Lavie Tidar’s UNHOLY LAND, Kameron Hurley’s APOCALYPSE NYX, and Jo Walton’s STARLINGS are among the best of 2018
THE B&N SCI-FI & FANTASY BLOG revealed Our Favorite Science Fiction & Fantasy Books of 2018.
As the real world grows each day stranger by leaps and bounds, the skewed secondary worlds, fantastical lands, and alternate histories that are the realms of science fiction and fantasy have only grown more vital, not only as a means of escape from blaring headlines, political turmoil, and the crescendo of climate change, but as a means of understanding them: truths more clearly viewed through the lens of fiction.
Of course, that kind of makes reading sound like a drag, doesn’t it? The best SFF books of 2018 aren’t about beating you over the head with an agenda, they’re about finding truth in the fantastical, whether it’s a story of animal revenge, an exploration of the philosophy of magic, a chronicle of a space program that could’ve been, an imagined war that echoes the horrors of a real atrocity, or a very strange trip up, up, up an impossible tower. These are our favorite science fiction and fantasy novels from another strong year for the genre, and another weird year for the world.
UNHOLY LAND, by Lavie Tidhar
In award-winner Lavie Tidhar’s positively Philip K. Dickian new novel, the suspiciously similarly named pulp writer Liro Tirosh returns to his homeland of Palestina, a Jewish state on Lake Victoria between Kenya and Uganda. Tirosh has been out of the country, living in the Reich for years, in a Germany that never perpetrated a Holocaust. But his father, a larger than life national figure, is dying, so he returns. When a visit from an old classmate goes horribly awry, Tirosh finds himself slipping in and out of reality: he imagines himself as a detective in one of his own novels, he speaks to his ex-wife on the phone but can’t quite connect with her, he seems to be aware of the plots of Tidhar’s other novels. Things only grow stranger as a wall in erected between the Jewish state and its African neighbors. UNHOLY LAND plays in the strange, uncomfortable demilitarized zone between the national founding myth and the uninterrogated childhood, between the person who leaves the homeland and the one who returns.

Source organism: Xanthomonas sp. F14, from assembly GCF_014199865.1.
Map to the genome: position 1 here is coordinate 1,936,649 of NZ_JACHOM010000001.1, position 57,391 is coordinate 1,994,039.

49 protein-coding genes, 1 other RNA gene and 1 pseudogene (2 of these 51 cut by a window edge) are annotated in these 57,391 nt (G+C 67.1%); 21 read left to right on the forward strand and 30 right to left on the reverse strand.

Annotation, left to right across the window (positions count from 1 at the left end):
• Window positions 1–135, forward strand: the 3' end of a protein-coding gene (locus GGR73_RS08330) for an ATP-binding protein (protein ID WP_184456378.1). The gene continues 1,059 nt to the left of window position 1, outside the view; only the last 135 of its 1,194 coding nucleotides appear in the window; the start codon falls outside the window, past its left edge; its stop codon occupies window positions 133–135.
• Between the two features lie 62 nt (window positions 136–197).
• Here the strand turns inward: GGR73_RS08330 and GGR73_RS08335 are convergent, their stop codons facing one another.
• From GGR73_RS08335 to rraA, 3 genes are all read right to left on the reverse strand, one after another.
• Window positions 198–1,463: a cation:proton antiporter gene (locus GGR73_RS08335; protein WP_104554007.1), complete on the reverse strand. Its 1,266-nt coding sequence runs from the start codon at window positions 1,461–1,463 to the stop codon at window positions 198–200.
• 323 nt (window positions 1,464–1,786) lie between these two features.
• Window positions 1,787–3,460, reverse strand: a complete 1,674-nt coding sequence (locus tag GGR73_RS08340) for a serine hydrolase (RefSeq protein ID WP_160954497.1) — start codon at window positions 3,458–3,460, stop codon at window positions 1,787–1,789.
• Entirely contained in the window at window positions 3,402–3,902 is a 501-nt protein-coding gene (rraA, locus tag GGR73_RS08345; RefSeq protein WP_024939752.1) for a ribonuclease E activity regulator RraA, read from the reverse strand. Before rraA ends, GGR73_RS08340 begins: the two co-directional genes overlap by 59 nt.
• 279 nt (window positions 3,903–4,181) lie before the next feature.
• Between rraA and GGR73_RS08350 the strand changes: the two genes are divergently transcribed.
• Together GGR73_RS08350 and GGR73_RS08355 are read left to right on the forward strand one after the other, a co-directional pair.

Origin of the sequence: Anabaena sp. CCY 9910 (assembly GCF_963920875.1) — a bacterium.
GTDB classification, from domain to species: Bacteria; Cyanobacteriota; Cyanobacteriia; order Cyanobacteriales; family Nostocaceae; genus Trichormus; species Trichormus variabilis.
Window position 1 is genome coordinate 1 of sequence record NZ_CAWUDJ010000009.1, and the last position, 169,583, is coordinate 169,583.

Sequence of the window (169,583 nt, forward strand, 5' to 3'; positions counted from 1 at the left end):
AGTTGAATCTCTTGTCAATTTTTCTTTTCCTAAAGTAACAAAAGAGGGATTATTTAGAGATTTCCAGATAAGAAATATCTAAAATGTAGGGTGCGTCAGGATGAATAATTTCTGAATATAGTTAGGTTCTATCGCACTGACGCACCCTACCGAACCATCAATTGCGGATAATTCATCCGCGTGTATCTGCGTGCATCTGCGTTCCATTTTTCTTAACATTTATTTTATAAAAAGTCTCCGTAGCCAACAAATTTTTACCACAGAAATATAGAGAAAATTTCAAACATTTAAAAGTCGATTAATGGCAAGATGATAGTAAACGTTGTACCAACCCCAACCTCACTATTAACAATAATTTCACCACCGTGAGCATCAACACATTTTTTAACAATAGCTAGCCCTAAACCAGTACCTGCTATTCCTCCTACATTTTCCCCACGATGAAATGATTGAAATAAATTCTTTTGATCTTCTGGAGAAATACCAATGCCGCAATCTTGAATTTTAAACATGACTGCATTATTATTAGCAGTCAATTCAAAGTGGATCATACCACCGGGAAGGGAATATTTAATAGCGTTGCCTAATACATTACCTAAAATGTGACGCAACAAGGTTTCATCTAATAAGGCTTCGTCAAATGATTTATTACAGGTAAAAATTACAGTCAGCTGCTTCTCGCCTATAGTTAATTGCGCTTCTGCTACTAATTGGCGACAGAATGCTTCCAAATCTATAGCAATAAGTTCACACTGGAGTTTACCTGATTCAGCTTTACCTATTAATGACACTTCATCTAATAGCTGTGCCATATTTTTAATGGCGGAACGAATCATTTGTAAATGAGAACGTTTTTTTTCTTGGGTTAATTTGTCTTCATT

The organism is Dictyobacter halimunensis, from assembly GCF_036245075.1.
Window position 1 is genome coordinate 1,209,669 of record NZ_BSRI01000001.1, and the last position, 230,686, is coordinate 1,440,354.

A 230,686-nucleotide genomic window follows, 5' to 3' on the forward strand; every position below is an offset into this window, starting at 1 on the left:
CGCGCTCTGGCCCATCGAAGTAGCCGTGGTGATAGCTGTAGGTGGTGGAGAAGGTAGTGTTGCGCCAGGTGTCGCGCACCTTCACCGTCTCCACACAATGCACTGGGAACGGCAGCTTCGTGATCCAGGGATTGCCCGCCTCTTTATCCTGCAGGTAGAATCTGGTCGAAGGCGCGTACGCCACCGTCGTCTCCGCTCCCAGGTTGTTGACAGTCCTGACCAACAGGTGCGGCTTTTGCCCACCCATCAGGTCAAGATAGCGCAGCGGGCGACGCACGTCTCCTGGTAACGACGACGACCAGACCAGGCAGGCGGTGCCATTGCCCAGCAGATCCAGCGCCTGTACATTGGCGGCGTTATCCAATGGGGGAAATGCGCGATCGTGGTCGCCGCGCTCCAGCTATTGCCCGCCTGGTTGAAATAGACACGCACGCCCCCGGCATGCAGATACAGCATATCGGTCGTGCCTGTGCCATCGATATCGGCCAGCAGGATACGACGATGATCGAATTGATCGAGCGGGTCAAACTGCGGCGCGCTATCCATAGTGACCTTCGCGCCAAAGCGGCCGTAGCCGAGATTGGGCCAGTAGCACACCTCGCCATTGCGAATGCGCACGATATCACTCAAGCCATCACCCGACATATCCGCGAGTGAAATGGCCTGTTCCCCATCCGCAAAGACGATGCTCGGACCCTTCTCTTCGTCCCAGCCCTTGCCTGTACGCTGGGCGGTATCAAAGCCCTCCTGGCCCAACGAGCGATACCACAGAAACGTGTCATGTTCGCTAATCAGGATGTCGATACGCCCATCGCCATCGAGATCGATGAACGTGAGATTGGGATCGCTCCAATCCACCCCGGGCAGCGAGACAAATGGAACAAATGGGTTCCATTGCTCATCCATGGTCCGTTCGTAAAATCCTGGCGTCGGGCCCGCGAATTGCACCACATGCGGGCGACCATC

APOCALYPSE NYX , by Kameron Hurley
Nyx, who readers met in Hurley’s Bel Dame Apocrypha series, is a mercenary with a serious drinking problem, which is really only a coping mechanism for her serious everything else problem. In five standalone stories, Nyx and her messed-up crew take on a series of dispiriting jobs as they fight for survival in a world dominated by enormous insects—a world composed of war-blasted wastelands, in which bug magicians plot to exploit an endless war for their own gains. Nyx investigates the death of an ex-con, pays off old debts, and manages to keep her and her team alive—barely—in the midst of a holy war on a planet where technology is all about genetically-altered bugs. In the end, bare survival may be all they’re capable of—but fans of the Bel Dame books will catch plenty of arch references to future adventures and terrible fates that haven’t been served up just yet.
STARLINGS, by Jo Walton
Released last month in ebook and out today in print. Fans of Walton will rejoice at the variety on display in this collection, her first (though we’d expect nothing less from an author who seems determined to never write the same book twice). She offers up short stories, poetry, and plays that explore many of her favorite themes in new and interesting ways. From a tale that follows a gold coin as it changes hands on a space station to a story about a phone app that allows you to share in a loved one’s pain and loss, Walton’s lively imagination is the main selling point, as she deluges readers with ideas. Other standouts include a story about a biographer interviewing a simulation of a 20th century subject, three brief vignettes set at a weary inn, and, oh, the poems, which are wonderful whether or not you consider yourself a fan of the form.
For more info on UNHOLY LAND, visit the Tachyon page.
Cover by Sarah Anne Langton
For more info on STARLINGS, visit the Tachyon page.
Cover design by Elizabeth Story
For more info on APOCALYPSE NYX, visit the Tachyon page.
Cover by Wadim Kashin
Design by Elizabeth Story